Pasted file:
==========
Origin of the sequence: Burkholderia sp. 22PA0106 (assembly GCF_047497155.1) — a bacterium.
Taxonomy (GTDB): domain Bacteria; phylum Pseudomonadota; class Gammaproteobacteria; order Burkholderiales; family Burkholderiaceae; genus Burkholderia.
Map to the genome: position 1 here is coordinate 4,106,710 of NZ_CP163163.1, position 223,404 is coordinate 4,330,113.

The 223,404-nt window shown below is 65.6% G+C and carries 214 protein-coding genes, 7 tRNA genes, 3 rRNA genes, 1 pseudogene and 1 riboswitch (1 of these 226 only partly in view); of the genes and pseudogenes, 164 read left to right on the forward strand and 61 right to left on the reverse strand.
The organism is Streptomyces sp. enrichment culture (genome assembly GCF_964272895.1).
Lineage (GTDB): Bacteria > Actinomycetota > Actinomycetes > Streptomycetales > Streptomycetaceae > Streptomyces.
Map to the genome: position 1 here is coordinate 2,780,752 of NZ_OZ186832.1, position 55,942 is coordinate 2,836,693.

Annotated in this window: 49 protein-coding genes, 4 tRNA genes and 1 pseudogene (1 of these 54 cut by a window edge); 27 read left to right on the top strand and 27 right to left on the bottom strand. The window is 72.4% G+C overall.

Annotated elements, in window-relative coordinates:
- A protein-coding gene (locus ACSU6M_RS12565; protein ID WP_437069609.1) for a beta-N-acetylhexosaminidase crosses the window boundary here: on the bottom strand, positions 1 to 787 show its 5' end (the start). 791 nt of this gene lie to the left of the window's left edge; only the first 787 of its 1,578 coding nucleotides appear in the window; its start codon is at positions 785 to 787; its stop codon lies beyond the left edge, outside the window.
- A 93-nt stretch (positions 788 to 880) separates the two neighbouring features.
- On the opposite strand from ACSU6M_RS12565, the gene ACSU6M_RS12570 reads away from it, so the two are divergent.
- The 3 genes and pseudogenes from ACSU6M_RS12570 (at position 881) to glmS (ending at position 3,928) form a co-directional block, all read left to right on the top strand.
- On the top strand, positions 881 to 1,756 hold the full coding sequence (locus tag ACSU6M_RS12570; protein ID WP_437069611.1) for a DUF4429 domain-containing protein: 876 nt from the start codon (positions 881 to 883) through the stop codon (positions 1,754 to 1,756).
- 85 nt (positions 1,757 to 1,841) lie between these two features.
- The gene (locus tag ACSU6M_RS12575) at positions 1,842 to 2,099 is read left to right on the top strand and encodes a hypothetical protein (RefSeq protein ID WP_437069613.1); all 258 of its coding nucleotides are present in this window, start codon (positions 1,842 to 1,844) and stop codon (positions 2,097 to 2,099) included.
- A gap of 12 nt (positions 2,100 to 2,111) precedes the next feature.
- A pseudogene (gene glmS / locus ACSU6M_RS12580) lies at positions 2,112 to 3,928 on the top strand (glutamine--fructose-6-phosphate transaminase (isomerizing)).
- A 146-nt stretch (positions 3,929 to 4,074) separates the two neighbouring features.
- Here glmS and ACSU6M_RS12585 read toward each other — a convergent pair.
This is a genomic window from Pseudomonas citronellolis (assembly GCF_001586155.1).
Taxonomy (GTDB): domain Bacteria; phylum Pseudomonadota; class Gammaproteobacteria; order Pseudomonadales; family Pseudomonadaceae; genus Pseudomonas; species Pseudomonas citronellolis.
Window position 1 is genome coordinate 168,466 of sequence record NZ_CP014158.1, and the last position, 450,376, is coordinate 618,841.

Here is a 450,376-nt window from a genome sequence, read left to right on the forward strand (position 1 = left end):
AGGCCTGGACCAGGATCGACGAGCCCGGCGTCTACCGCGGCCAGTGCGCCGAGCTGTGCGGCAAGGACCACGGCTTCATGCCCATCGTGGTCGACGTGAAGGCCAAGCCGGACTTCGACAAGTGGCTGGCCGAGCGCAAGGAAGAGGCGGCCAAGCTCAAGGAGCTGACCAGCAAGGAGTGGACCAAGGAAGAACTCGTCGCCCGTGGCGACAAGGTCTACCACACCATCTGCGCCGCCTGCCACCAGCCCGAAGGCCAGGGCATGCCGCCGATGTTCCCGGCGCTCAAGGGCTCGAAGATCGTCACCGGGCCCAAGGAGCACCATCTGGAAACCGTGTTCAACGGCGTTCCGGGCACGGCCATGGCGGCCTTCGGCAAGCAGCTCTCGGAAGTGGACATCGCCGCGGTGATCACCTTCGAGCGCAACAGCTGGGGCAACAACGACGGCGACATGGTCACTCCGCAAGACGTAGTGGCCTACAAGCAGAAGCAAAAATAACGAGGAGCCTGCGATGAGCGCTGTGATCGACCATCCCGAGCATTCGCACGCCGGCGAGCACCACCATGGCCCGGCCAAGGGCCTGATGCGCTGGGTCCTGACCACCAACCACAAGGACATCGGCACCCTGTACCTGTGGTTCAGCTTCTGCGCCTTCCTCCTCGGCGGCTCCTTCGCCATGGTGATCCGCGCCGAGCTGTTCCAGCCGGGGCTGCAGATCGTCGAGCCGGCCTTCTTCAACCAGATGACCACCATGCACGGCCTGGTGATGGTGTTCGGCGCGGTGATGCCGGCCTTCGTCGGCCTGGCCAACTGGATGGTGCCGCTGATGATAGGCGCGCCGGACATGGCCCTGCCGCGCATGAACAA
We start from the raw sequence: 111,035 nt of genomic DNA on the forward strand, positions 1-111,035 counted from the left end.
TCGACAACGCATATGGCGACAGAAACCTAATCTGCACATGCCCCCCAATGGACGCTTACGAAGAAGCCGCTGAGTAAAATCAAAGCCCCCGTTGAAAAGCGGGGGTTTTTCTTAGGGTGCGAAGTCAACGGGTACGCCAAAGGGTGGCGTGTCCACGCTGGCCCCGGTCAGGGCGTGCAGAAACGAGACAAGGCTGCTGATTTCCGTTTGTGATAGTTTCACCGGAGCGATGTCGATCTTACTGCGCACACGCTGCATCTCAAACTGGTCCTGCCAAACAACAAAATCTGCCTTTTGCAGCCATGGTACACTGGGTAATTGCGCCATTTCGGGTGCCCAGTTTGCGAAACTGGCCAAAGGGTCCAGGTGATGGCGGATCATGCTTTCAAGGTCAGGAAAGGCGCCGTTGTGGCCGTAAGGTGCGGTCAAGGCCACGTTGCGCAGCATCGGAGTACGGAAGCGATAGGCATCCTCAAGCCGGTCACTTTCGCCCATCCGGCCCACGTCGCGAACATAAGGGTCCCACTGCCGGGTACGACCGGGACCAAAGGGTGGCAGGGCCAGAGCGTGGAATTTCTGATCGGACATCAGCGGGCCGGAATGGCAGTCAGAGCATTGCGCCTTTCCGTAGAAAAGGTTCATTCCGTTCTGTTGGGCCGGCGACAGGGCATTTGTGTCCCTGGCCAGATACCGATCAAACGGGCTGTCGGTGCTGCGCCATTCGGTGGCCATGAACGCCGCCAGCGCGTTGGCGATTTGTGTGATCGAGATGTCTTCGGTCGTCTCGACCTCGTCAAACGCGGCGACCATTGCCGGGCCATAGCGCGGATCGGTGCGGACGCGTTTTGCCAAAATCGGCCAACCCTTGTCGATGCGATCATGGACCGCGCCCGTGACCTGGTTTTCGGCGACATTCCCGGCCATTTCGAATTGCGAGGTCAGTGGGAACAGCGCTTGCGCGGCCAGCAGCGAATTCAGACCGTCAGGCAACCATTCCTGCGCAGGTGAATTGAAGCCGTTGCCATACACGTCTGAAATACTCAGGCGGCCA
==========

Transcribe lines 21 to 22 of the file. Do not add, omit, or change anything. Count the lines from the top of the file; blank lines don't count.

This is a genomic window from Pseudomonas citronellolis (assembly GCF_001586155.1).
Taxonomy (GTDB): domain Bacteria; phylum Pseudomonadota; class Gammaproteobacteria; order Pseudomonadales; family Pseudomonadaceae; genus Pseudomonas; species Pseudomonas citronellolis.